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    Classic 'Women' shows original girl power

    These not-so-fair ladies of Clare Boothe Luce's The Women bring their wit and grit to play in the scramble for husbands.

    By THERESA BLACKWELL
    © St. Petersburg Times
    published January 11, 2002


    LARGO -- Two enormous, sleek cats frame the stage at the Largo Cultural Center, where the current production offers feline wiles and vicious, predatory charm.

    The Women, by Clare Boothe Luce, casts 39 women -- no men -- in a play that pits friend against friend in a clawing scramble for husbands. The 1936 comedy, recently revived on Broadway, satirizes New York's Park Avenue women.

    At first, the biting portrayal of the sexes may startle, but soon the witty conversation has you leaning in to share in the revelations. It's entertainment, after all, and we need to be able to laugh at ourselves, the director said.

    The Eight O'Clock Theatre production opened Thursday and runs four days a week through Jan. 27.

    With encouragement from director and set designer James Demetrius, the Tampa Bay area actors rose above the fray offstage. Many were making their theater debut or coming out front from the stage crew. They indulged the feminine side together, trying the swooping hairstyles of the day and narrowing down costume choices. Through two months of rehearsals, they supported each other, more given to terms of endearment than to barbs.

    Demetrius set the standard on the first day of rehearsal.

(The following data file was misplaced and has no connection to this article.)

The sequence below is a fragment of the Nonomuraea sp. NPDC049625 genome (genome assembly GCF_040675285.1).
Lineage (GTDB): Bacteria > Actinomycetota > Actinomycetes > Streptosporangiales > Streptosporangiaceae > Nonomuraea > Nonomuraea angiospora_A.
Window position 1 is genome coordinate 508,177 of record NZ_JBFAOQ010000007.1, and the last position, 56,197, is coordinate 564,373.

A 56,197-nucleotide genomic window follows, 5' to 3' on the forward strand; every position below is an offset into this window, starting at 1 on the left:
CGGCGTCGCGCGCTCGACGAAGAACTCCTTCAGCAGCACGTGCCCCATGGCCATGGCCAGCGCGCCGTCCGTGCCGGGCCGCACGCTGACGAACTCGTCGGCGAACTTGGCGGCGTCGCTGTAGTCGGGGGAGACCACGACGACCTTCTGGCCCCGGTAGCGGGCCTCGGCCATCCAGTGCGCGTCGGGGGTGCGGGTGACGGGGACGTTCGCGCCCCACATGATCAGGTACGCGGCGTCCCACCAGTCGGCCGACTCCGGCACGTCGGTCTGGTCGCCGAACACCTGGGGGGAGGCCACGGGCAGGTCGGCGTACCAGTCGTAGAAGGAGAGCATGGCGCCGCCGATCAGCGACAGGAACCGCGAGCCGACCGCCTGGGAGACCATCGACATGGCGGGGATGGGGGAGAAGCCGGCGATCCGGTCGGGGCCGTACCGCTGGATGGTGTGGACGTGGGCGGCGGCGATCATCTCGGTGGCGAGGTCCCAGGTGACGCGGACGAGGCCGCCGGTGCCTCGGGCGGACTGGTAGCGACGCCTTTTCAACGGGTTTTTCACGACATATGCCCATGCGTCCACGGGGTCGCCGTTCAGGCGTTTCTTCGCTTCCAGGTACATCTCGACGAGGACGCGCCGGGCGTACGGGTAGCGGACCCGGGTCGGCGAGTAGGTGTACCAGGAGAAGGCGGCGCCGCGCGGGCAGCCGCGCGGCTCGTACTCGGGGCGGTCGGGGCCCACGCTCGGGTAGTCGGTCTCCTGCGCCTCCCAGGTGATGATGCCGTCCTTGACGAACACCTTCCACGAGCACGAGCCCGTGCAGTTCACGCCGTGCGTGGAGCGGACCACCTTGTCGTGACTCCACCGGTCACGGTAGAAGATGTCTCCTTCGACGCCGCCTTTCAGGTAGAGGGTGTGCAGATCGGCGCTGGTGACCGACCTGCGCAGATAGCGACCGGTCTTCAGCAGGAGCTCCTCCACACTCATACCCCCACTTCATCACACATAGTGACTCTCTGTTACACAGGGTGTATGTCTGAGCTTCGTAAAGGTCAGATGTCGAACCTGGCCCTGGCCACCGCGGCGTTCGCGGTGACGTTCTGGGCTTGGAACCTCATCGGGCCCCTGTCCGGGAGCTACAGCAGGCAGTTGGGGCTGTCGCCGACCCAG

"Ladies!" he said. "All the cattiness in the show stays on stage."

    Maria Gerakios of Palm Harbor, deliciously vicious as Sylvia, said she thinks Demetrius is pleasantly surprised.

    "Back-stabbing and gossiping -- we haven't really had any of that," she said. "He told us that no part is bigger than any other part and that no one should feel any less than anyone else."

    Not that Gerakios didn't look the part of the "best-dressed woman in New York" in a red suit and one of her hats before a dress rehearsal Sunday.

    "Isn't she ravishing?" said Demetrius.

    Karen Barth, the Largo Cultural Center marketing specialist who is acting in her first show since second grade, has found the costuming process bonding.

    "The past week has been like playing dress-ups with 36 of your best friends in Grandma's attic -- a very big attic."

    Grandma in this case is costumer Karina Ross of Clearwater, who also amuses as the *ever-pregnant Edith.

    Mary, the play's protagonist who learns to be more cat-like as the plot unfolds, is played authentically by Barbara Anthony of Clearwater. "Friends" help Mary toward divorce court after discovering her husband's infidelity.

    "Karina's done a great job," Anthony said as she looked over one of her dresses in the dressing room.

    At an adjoining dressing table, Jan E. Farrell of Largo was helping Lisa Finegold of Clearwater, 12, with her hair. Farrell vamps on stage as Crystal, the "other woman," and Finegold plays Crystal's unwilling stepdaughter and Mary's daughter.

    "It looks beautiful, darling," Farrell said.

    Finegold smiled and did a little jump as she said, "Thank you."

    As the cast waited for the rehearsal to start Sunday, Elaine Rigsby of Largo, whose husband of 53 years died in October, talked about what playing Sadie in the last act has meant to her.

    "This is my group therapy," she said. "I just wanted a little part, to be involved, and it's really helped. They're a wonderful group of women."

    If you go

    The Largo Cultural Center, 105 Central Park Drive, presents The Women at 8 p.m. Friday and Saturday and at 2 p.m. Sunday. The shows continue Jan. 17-20 and Jan. 24-27. Tickets are $12.50 reserved, $10 for groups of 10 or more and $6 for students. Call (727) 587-6793.

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